For my birthday, my parents had rented two donkey carts (that are solely used for the transportation of goods to market and the like, never for small children) and covered them with streamers similarly to the way one could cover a broken arm with plaster. My entire preschool then rode in them down the main rode in Grahmstown, singing “Tina, tina abantwana esikolo Shaw Hall” in Xhosa, or “we are the children of the school Shaw Hall.” I thought, “This has been the best birthday ever, and there was no way that it could get any better.” When we got home, I was exhausted. It had been a long day and all I wanted to do was go to sleep. My parents came into my room and handed me the best thing I have ever seen on side of the Atlantic. A red glass bottle with a white lid and a keystone shaped label and that “57” placed at just the right spot so when you hit it just right all the vinegary, bitter, salty goodness can come rushing out and onto your chips to be enjoyed like a cold shower in the middle of summer. The bottle they brought back and gave me for my birthday went everywhere with me.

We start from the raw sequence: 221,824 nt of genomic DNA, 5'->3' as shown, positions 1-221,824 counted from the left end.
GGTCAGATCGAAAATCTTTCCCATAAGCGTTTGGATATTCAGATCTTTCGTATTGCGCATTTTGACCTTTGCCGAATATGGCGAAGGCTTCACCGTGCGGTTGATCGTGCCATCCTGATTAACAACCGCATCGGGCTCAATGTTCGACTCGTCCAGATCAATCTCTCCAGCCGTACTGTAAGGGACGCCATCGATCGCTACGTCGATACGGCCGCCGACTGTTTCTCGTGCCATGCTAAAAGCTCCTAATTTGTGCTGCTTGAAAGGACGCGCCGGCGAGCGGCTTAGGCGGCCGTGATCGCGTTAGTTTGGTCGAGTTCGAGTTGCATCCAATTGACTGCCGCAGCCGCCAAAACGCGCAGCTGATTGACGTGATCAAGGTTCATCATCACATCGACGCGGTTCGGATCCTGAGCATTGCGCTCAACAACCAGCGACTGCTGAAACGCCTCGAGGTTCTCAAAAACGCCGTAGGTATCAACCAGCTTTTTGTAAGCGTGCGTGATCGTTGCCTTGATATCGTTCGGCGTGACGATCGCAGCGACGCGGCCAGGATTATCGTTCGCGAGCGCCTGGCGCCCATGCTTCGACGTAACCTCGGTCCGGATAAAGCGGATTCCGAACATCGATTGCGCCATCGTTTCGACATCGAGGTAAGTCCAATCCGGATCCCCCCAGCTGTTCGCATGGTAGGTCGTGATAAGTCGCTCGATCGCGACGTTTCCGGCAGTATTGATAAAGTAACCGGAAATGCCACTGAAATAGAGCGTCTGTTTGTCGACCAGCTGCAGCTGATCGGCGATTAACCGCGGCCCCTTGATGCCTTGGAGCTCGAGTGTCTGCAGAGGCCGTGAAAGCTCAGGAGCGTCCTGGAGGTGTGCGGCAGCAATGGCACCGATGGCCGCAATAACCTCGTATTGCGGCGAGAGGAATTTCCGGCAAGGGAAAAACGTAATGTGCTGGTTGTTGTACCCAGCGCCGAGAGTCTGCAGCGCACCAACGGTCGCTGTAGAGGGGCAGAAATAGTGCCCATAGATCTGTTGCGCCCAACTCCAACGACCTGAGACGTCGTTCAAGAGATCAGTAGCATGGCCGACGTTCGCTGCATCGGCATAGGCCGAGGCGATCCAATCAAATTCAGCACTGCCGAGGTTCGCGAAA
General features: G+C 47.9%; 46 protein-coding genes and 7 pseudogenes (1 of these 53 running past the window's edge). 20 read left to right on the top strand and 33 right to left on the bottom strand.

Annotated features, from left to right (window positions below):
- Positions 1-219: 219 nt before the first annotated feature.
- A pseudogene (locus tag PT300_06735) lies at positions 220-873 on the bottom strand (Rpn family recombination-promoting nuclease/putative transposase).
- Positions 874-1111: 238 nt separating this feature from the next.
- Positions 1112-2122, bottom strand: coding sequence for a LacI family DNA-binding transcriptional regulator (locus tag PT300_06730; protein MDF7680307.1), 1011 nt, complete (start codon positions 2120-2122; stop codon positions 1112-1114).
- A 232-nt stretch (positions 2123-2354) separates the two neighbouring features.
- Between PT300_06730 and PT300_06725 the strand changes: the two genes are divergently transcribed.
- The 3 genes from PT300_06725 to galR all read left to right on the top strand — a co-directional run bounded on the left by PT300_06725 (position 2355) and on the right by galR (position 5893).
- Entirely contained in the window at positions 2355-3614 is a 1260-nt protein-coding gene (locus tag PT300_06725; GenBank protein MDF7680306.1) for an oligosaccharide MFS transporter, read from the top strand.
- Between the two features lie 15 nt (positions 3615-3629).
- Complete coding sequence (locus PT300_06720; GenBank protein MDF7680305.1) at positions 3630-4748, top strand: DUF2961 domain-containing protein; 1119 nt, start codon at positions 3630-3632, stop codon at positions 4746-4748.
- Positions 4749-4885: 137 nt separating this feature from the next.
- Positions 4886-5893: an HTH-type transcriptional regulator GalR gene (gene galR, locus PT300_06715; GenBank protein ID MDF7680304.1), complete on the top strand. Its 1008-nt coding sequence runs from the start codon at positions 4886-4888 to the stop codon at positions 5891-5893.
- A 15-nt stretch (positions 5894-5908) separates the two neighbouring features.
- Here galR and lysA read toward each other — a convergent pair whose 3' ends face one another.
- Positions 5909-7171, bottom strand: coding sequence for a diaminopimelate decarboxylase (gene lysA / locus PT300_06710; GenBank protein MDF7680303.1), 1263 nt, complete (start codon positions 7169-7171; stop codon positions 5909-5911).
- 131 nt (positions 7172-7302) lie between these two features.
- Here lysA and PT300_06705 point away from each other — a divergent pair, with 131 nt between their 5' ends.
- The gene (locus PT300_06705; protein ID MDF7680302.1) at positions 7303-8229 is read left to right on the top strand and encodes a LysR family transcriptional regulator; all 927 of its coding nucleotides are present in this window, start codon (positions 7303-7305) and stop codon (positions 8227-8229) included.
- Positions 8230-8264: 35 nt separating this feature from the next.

What I had was the real deal. I made everyone at the hotel try it, side by side with their “ketchup.” I would go up to one of the maids during her shifts cleaning the large Victorian styled rooms with high ceilings, chandeliers, that had been both a fort and a house of refuge wars in the 1830’s. I had a plate with the “good stuff” on one side and the imposter on the other. In the middle I had an ample amount of chips (remember, South Africa was colonized by the English; chips equal french fries) for them to try the two Heinzes.